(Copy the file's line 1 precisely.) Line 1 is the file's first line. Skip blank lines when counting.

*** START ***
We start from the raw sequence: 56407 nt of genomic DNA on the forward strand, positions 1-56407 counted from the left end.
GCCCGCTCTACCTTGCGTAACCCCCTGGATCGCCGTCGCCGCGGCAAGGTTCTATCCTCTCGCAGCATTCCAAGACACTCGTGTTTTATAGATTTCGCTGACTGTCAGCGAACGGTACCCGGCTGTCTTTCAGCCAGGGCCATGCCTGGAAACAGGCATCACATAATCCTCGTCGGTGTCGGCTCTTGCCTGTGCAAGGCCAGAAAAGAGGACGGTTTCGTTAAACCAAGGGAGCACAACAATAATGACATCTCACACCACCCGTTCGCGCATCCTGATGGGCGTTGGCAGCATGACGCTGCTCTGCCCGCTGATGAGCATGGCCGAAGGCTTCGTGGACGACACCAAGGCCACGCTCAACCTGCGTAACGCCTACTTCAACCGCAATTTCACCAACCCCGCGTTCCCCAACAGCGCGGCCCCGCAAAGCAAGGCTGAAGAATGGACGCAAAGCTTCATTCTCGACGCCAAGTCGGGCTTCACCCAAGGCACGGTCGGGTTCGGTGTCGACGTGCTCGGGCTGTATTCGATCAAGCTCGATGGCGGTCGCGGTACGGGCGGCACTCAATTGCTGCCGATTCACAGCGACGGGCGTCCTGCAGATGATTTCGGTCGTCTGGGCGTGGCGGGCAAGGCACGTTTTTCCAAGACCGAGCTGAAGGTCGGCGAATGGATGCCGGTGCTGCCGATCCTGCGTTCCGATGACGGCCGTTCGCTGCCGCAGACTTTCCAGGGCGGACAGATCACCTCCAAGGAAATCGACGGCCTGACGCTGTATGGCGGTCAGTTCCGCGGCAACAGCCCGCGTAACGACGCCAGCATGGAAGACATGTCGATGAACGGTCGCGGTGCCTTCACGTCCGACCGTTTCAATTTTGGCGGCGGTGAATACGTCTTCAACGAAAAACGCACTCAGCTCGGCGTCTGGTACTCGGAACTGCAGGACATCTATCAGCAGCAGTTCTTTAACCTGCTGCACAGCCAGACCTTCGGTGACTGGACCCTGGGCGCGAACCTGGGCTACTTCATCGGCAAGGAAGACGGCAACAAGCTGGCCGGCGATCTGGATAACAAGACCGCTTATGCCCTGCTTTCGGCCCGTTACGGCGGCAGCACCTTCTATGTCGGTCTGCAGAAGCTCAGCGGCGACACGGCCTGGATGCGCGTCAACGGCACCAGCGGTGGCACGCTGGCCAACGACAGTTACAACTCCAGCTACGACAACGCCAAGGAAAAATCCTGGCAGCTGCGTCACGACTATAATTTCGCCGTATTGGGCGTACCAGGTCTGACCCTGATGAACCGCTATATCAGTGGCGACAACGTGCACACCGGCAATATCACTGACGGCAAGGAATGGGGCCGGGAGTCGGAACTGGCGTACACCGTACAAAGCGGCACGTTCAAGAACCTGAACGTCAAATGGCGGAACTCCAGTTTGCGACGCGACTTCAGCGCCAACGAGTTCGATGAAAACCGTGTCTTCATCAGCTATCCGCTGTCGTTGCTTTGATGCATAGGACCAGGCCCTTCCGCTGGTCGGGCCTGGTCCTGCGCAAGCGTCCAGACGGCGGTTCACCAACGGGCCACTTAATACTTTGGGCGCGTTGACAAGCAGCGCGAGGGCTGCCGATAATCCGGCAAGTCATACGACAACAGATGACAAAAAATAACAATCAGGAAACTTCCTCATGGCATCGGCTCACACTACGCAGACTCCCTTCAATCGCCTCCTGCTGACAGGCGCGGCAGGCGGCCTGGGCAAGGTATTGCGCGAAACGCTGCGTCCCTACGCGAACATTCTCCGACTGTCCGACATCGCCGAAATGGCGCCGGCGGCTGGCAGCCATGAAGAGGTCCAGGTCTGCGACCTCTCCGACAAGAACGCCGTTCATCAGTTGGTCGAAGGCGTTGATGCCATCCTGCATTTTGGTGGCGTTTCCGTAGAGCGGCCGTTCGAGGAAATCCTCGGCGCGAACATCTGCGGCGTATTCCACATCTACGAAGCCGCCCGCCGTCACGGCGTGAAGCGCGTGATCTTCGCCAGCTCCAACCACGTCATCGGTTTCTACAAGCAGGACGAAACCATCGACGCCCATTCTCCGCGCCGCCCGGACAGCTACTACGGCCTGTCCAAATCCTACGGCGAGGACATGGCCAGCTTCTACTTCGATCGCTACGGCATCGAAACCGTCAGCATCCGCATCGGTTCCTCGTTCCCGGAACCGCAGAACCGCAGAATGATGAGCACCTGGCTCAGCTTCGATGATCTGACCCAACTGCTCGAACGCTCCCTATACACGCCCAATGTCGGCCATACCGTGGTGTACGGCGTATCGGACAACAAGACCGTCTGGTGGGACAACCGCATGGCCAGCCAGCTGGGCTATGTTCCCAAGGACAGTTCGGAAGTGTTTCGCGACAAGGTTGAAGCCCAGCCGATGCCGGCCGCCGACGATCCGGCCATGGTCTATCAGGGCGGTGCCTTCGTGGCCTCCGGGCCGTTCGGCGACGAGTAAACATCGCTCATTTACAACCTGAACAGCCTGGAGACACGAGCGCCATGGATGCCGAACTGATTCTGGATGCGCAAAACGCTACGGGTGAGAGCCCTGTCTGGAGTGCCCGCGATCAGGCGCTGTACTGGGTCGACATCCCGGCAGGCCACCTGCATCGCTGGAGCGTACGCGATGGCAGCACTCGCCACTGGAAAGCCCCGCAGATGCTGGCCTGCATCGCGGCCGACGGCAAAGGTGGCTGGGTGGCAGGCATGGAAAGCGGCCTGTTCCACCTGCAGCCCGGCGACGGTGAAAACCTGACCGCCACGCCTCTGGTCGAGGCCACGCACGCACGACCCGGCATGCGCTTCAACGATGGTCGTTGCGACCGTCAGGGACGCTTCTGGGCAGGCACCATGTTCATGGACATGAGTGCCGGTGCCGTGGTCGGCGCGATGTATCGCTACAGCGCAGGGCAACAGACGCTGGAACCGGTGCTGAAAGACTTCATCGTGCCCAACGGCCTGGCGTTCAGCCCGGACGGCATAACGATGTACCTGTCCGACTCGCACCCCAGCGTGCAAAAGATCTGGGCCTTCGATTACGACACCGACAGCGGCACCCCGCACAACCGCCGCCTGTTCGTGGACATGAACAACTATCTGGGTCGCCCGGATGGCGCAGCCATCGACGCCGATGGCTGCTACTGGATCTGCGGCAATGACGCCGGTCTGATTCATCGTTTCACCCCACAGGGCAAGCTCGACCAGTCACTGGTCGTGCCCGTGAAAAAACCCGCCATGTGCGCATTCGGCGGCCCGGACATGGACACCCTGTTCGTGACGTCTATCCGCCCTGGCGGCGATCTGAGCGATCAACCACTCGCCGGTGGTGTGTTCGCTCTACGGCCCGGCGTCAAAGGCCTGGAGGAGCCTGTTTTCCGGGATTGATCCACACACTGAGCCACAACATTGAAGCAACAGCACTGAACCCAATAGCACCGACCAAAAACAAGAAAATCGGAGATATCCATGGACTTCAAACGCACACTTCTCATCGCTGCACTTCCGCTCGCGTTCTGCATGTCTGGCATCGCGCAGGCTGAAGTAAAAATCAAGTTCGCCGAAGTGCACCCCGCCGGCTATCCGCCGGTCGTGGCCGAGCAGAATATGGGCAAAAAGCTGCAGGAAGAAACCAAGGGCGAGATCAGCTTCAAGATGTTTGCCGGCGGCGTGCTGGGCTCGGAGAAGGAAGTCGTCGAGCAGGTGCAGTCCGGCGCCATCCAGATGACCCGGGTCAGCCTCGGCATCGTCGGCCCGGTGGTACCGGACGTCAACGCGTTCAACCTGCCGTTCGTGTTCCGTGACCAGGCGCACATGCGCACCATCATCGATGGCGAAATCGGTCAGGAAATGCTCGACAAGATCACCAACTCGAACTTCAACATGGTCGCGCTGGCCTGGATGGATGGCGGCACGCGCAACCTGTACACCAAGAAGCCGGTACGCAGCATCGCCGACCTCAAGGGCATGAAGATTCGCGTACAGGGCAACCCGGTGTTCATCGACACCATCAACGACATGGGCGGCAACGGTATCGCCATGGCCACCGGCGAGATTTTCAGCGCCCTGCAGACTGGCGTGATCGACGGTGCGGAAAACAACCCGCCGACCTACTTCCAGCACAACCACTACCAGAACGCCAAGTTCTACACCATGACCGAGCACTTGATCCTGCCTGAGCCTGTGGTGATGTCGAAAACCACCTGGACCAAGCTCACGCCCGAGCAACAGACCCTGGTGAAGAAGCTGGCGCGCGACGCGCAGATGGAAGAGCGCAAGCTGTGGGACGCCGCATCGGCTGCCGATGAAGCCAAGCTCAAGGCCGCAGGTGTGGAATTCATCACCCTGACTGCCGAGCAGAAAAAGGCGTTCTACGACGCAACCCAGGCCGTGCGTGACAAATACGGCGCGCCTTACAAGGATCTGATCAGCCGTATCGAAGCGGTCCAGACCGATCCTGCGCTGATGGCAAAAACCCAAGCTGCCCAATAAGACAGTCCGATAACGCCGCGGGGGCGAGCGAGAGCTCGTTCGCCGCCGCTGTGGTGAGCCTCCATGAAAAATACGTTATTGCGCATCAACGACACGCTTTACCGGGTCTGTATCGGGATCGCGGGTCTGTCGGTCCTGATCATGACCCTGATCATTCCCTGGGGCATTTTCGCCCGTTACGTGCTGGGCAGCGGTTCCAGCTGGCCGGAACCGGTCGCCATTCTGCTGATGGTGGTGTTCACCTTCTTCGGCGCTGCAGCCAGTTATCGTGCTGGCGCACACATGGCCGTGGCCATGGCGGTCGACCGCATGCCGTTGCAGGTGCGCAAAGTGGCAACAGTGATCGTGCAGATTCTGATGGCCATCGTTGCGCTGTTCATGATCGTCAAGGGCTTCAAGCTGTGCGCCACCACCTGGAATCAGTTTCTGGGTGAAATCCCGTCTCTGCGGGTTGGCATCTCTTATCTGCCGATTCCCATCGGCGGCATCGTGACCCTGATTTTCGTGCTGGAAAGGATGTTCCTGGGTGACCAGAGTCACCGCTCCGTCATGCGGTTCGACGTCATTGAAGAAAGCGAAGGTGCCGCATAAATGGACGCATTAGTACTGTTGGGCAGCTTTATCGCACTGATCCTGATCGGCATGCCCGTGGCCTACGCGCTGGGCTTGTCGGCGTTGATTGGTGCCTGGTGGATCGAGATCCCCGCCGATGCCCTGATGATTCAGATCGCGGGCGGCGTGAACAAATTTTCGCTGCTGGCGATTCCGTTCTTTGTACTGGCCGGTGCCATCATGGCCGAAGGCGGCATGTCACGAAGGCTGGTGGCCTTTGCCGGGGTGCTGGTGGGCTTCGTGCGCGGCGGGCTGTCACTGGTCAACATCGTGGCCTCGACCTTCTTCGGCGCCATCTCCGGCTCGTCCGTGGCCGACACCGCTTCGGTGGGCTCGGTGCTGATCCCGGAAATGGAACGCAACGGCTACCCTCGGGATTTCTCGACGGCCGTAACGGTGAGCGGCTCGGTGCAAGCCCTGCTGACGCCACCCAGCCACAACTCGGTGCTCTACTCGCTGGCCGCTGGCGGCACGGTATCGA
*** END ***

We start from the raw sequence: 56407 nt of genomic DNA on the forward strand, positions 1-56407 counted from the left end.